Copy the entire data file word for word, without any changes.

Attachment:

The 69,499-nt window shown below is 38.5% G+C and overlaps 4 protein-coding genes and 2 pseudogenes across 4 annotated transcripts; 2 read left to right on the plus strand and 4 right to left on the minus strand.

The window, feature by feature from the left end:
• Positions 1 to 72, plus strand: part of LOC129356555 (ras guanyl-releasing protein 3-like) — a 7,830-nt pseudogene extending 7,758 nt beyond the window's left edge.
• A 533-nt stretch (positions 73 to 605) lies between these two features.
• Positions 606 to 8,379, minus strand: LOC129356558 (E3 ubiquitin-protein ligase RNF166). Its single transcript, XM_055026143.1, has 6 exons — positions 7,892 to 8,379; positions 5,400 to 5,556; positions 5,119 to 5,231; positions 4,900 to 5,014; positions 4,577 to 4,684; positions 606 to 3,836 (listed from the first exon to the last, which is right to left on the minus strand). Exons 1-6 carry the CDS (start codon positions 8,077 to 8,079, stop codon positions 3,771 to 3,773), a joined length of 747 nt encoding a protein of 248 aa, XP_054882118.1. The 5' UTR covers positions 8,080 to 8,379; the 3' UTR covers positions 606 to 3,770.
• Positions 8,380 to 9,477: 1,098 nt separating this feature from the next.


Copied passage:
The 69,499-nt window shown below is 38.5% G+C and overlaps 4 protein-coding genes and 2 pseudogenes across 4 annotated transcripts; 2 read left to right on the plus strand and 4 right to left on the minus strand.

The window, feature by feature from the left end:
• Positions 1 to 72, plus strand: part of LOC129356555 (ras guanyl-releasing protein 3-like) — a 7,830-nt pseudogene extending 7,758 nt beyond the window's left edge.
• A 533-nt stretch (positions 73 to 605) lies between these two features.
• Positions 606 to 8,379, minus strand: LOC129356558 (E3 ubiquitin-protein ligase RNF166). Its single transcript, XM_055026143.1, has 6 exons — positions 7,892 to 8,379; positions 5,400 to 5,556; positions 5,119 to 5,231; positions 4,900 to 5,014; positions 4,577 to 4,684; positions 606 to 3,836 (listed from the first exon to the last, which is right to left on the minus strand). Exons 1-6 carry the CDS (start codon positions 8,077 to 8,079, stop codon positions 3,771 to 3,773), a joined length of 747 nt encoding a protein of 248 aa, XP_054882118.1. The 5' UTR covers positions 8,080 to 8,379; the 3' UTR covers positions 606 to 3,770.
• Positions 8,380 to 9,477: 1,098 nt separating this feature from the next.